CHARLOTTE, N.C. -- For all the talk in the punditocracy that bad news was coming to President Obama Friday in the form of a poor monthly jobs report —only 96,000 jobs added against expectations of at least 130,000 — the Democratic National Convention just concluded has to be counted a success.
Ironically, that success was accomplished in the manner of the proverbial tree falling in the forest with no ears to hear it, inasmuch as the four holdover national networks — NBC, CBS, ABC, and Fox — opted this year to broadcast only an hour each evening of proceedings, a practice they also followed for last week’s Republican National Convention.
The result in Charlotte was that some of the better, more energized moments — like a barn-burning opening-night speech from former Ohio governor Ted Strickland or another rouser delivered early on Thursday night by former Michigan governor Jennifer Granholm — went unobserved by any but the most dedicated of C-SPAN and online political junkies.
In general, each night, from the first well-organized event ‘til the last, contained more informational content and general firepower than had been customary even during the small window of ‘50s and ‘60s televised conventions, when everything was shown gavel-to-gavel to a rapt national audience. Those years, of course, were the last in which real contests took place at conventions, generating the kind of drama doled out these days by ersatz national “reality” shows.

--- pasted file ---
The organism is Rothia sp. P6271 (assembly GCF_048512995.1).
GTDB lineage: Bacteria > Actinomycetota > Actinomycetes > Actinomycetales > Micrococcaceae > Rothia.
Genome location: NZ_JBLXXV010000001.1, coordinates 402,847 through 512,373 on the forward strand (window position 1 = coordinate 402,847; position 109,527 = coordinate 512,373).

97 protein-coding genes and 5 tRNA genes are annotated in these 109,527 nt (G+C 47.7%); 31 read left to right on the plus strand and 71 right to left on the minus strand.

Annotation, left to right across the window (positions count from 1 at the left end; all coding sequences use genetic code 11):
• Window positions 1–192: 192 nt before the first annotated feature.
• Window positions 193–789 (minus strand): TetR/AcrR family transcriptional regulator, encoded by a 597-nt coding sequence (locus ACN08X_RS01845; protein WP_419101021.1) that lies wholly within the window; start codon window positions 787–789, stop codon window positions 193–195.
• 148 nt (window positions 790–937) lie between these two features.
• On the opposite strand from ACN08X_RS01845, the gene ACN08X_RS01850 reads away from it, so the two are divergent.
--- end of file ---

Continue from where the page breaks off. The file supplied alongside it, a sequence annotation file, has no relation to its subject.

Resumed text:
That’s one irony of the 2012 DNC. Another is that the star of the show, President Barack Obama, embodiment of the Promised Land to which the whole three-day trek across national consciousness had been leading, turned out to be something less than the sum of the parts which had preceded him.
It is doubtful that anyone would reckon the President’s speech as possessing the power, eloquence, factual reach, and sheer charisma of the monumental 50-minute address by former president Bill Clinton on Wednesday night. That speech, which set out to buttress Obama’s case for reelection and to debunk virtually every claim and accusation made by the opposition Republicans concerning this year’s set of issues, was a genuine marvel. Who could remember ever hearing a speech containing so much wonky data — and one longer than a month’s worth of Baptist sermons —coming off with such humor, panache, and persuasiveness?
Then there was the righteously intense and perfectly modulated oratory of the oft-underrated Vice President Joe Biden immediately preceding the President on Thursday night.
Talk about “Fired Up and Ready to Go!”
That phrase, a holdover from Obama’s victorious 2008 campaign, became a crowd chant several times during the 2012 convention, and the fact of its being reprised underscored one of the weaknesses of the President’s situation as he faces the nation’s verdict on his reelection.